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The long-running dispute between Health Education England and the Treasury over HEE’s budget has come to a head with news that the body will be incorporated into NHS England.

HSJ understands from senior sources that the funding settlement sought by HEE was deemed unaffordable, triggering its demise. It is expected the independent education body will become part of the NHSE by April 2023.

Last month, the Treasury failed to confirm the NHS’ education and training budgets when issuing its three-year spending plans. The omission included any ongoing budget for HEE.

A senior HEE source told HSJ the merger was “disappointing” but added that “in the longer term it is the right decision, or at least not a bad decision. If HEE had proportionately been given the money NHSE has received over the past eight years it would have made a massive difference. We need to align service finance and workforce planning and this does that. Being outside the ring fence [around NHSE funding] is not a good thing.”

Making a statement

This week Amanda Pritchard addressed the NHS Providers conference for the first time as chief executive of NHS England and used the opportunity to attempt to win over frontline staff.

She stressed that she had “heard” the concerns raised by staff about the current pressure on services, adding that it is “unfair” for them to continue working so hard.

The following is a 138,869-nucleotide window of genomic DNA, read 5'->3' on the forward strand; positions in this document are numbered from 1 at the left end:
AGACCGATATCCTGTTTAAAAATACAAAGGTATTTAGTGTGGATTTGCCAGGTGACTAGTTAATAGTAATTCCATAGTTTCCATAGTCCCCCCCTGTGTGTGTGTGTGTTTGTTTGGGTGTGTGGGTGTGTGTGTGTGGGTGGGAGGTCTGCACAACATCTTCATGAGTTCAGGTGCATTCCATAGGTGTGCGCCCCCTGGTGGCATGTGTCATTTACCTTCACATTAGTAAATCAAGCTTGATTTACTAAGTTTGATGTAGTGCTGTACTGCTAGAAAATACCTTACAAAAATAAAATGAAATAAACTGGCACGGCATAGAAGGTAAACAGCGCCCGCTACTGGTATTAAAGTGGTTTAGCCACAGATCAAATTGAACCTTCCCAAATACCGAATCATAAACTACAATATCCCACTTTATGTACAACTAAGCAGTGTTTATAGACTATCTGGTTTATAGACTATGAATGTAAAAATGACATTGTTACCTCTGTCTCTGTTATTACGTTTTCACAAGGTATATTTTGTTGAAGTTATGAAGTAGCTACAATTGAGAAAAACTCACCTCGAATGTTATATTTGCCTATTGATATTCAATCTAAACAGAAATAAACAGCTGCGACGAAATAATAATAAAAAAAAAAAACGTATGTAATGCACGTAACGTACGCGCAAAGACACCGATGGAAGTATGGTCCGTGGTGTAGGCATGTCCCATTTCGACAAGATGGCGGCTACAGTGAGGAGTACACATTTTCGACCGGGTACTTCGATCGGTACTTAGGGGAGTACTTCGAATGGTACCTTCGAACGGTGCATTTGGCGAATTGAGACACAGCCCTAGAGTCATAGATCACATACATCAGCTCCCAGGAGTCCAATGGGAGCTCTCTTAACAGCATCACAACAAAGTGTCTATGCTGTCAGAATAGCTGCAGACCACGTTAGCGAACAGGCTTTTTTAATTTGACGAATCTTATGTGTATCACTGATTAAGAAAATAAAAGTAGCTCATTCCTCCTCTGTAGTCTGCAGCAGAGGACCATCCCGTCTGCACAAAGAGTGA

Her comments are likely in response to an article she wrote for HSJ last week, which attracted some criticism for not acknowledging the challenges currently being faced by healthcare workers.

In her speech, Ms Pritchard warned of the pressures being faced by domiciliary care and the impact it will have on the NHS – as the two are “inextricably linked”.

She said: “It’s important that work continues over coming months [to support] care homes, in particular to keep their residents safe and well out of hospital wherever possible.

“We know that domiciliary care providers are really struggling and they are going to struggle more this winter. The fate of the NHS is inextricably linked to [that struggle].

“So anything we can do together to support patients to be safely discharged when they’ve been in hospital [or] to stay healthy at home in the first place is going to benefit us, too.”